Univariate and multivariate analyses are shown in Table 4. Eleven covariates were entered in the final logistic model: CA199, MRF, mrN stage, P10, P25, P50, P75, P90, P95, mean, and CV. The logistic regression analysis demonstrated that CA199 level [odds ratio (OR)=8.518; p=0.004], mrN stage (OR=8.236; p<0.001), mean (OR=5.392; p<0.001), and CV (OR=2.192; p=0.040) were independent risk factors of pathological LNM in the model. Other covariates were not independent risk factors. The combine model showed the highest AUC of 0.838 which was better than CA199 level (AUC=0.558, p<0.0001, Delong test), mrN stage (AUC=0.735, p=0.003, Delong test), mean (AUC=0.614, p<0.0001, Delong test) and CV (AUC=0.580, p<0.0001, Delong test), respectively (Figure 5). Table 5 presents CA199 level, mrN stage, mean, CV and combined model, including AUC, cut-off, sensitivity, specificity, PPV and NPV.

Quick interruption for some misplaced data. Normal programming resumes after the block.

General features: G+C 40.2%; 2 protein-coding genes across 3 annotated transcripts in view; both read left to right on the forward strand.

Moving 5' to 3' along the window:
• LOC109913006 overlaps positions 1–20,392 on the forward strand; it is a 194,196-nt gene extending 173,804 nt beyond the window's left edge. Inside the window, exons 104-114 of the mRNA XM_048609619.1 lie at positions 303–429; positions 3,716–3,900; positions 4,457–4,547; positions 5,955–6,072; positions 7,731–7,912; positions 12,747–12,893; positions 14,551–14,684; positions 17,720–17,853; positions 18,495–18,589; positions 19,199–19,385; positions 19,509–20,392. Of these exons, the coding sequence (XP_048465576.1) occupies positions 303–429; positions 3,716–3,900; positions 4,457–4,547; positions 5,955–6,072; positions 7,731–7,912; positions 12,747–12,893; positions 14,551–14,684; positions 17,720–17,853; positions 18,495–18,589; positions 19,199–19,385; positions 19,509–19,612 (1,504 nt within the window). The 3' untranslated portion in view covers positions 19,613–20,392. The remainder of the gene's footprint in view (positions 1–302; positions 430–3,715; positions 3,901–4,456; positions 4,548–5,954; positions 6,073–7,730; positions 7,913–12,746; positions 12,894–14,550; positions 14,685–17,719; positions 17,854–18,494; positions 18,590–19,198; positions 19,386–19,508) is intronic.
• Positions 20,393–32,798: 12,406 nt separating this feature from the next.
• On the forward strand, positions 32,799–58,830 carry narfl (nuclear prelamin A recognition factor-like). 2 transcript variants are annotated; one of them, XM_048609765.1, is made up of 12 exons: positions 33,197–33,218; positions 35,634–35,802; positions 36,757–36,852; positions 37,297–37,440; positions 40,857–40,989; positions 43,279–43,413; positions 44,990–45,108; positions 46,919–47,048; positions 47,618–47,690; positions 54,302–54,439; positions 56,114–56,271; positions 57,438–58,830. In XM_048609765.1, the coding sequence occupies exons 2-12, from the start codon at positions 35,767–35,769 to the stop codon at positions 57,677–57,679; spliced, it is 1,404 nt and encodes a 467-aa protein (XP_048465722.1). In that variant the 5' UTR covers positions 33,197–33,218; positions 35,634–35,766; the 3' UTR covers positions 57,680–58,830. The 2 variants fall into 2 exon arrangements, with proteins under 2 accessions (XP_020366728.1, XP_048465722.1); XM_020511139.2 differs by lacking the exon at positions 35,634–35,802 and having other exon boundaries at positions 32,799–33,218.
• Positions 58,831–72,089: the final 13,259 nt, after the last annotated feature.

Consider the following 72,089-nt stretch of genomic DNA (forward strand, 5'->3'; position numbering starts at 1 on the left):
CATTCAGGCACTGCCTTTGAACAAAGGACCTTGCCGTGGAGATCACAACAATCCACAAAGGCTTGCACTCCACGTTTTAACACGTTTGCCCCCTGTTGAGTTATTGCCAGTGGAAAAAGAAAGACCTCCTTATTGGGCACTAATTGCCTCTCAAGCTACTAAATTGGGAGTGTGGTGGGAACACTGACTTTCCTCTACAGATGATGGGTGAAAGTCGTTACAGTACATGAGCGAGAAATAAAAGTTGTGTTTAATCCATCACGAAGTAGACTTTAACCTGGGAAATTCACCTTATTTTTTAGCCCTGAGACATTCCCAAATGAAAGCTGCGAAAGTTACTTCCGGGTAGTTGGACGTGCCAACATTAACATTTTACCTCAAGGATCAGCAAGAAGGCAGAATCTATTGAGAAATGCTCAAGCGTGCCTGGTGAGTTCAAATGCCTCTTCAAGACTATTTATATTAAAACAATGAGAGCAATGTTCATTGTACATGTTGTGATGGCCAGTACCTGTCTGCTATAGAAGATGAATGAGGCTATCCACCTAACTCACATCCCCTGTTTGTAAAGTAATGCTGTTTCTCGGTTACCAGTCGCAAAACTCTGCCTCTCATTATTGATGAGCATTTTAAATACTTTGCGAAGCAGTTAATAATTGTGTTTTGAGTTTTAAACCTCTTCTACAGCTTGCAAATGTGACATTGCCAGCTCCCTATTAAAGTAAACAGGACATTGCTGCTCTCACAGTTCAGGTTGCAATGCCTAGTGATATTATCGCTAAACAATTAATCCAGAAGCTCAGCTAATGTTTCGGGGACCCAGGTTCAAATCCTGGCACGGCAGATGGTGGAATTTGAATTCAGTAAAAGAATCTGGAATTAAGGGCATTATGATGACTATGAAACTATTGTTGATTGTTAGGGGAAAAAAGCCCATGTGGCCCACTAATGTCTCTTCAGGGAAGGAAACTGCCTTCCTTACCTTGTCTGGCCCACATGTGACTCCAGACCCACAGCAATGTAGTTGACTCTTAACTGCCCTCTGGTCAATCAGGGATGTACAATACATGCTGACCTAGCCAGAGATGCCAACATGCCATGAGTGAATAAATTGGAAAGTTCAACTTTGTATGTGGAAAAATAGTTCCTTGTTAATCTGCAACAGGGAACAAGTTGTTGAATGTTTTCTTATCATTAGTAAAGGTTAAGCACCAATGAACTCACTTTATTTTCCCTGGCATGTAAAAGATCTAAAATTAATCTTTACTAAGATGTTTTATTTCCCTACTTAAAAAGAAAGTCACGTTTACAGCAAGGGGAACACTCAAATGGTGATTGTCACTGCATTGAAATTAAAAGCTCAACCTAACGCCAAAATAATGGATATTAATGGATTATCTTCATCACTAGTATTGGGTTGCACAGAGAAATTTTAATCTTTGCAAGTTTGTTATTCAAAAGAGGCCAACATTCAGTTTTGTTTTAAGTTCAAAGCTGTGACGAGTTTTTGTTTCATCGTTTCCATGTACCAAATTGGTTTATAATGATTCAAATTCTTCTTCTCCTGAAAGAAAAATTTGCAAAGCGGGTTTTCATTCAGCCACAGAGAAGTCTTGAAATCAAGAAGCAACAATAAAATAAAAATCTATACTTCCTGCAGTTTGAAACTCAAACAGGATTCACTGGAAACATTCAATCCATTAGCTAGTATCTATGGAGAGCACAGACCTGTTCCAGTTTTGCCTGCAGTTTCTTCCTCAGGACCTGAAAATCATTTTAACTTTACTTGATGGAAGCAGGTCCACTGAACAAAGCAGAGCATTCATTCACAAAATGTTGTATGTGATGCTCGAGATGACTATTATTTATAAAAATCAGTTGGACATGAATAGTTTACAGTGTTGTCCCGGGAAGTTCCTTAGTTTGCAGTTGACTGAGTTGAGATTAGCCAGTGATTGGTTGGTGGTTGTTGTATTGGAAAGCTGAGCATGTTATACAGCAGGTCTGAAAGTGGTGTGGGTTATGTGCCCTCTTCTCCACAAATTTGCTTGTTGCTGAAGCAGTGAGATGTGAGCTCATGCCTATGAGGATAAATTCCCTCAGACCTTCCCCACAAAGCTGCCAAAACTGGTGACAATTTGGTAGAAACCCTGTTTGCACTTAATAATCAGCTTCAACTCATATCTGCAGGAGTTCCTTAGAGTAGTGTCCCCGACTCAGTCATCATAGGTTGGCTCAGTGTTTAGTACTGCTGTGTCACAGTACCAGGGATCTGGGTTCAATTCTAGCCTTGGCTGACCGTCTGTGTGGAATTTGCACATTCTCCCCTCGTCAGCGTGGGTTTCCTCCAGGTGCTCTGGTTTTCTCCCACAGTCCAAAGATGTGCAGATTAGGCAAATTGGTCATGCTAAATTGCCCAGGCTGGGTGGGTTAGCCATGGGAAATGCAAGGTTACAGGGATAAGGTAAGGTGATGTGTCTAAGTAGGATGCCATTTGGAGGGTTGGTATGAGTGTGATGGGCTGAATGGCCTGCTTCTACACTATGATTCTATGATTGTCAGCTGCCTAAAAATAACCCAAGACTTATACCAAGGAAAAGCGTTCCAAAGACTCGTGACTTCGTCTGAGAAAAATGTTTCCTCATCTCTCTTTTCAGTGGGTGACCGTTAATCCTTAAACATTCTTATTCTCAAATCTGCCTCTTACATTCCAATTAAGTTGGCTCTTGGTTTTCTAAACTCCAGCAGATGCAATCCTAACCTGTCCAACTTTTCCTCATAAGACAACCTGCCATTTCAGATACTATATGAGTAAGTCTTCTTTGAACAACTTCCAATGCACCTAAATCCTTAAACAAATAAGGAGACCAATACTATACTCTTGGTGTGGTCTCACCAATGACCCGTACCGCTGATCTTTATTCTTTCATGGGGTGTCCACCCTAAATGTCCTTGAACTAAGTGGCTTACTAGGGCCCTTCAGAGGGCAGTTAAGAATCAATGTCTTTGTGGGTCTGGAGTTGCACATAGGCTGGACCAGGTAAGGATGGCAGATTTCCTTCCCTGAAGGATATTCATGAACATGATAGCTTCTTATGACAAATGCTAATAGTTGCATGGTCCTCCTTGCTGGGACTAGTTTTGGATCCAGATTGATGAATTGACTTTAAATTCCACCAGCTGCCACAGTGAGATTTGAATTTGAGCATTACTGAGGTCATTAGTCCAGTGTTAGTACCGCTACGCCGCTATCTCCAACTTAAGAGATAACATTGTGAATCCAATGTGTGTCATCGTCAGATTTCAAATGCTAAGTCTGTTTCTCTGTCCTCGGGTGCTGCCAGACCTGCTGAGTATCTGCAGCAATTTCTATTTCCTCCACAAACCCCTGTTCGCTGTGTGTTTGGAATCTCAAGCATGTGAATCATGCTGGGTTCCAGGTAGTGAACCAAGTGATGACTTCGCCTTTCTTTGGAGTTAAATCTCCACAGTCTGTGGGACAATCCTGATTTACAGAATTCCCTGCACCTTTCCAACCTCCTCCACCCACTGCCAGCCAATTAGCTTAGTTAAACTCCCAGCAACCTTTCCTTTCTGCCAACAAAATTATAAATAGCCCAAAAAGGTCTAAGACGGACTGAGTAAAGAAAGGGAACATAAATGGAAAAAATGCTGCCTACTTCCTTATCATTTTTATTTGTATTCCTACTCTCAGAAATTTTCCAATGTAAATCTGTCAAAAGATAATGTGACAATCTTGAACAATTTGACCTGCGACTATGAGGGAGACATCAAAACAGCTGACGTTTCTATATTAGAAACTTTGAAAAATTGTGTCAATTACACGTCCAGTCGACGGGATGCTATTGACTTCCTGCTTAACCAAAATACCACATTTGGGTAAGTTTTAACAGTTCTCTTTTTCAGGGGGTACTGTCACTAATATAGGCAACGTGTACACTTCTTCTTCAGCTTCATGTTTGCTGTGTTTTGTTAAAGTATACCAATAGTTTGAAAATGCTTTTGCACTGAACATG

Table 4 Univariate and Multivariate Analyses
Table 5 Predictive Efficacy of the Four Independent Predictive Factors Model and Combined Model
We performed a histogram analysis of preoperative ADC of the primary tumor to explore the potential diagnostic performance of DWI for LNM of T3 rectal cancer and developed a diagnostic pattern that was practical and easy to generalize. The results showed that the structural MRI report, combined with clinical risk factors and the ADC parameters, yielded a higher diagnostic value.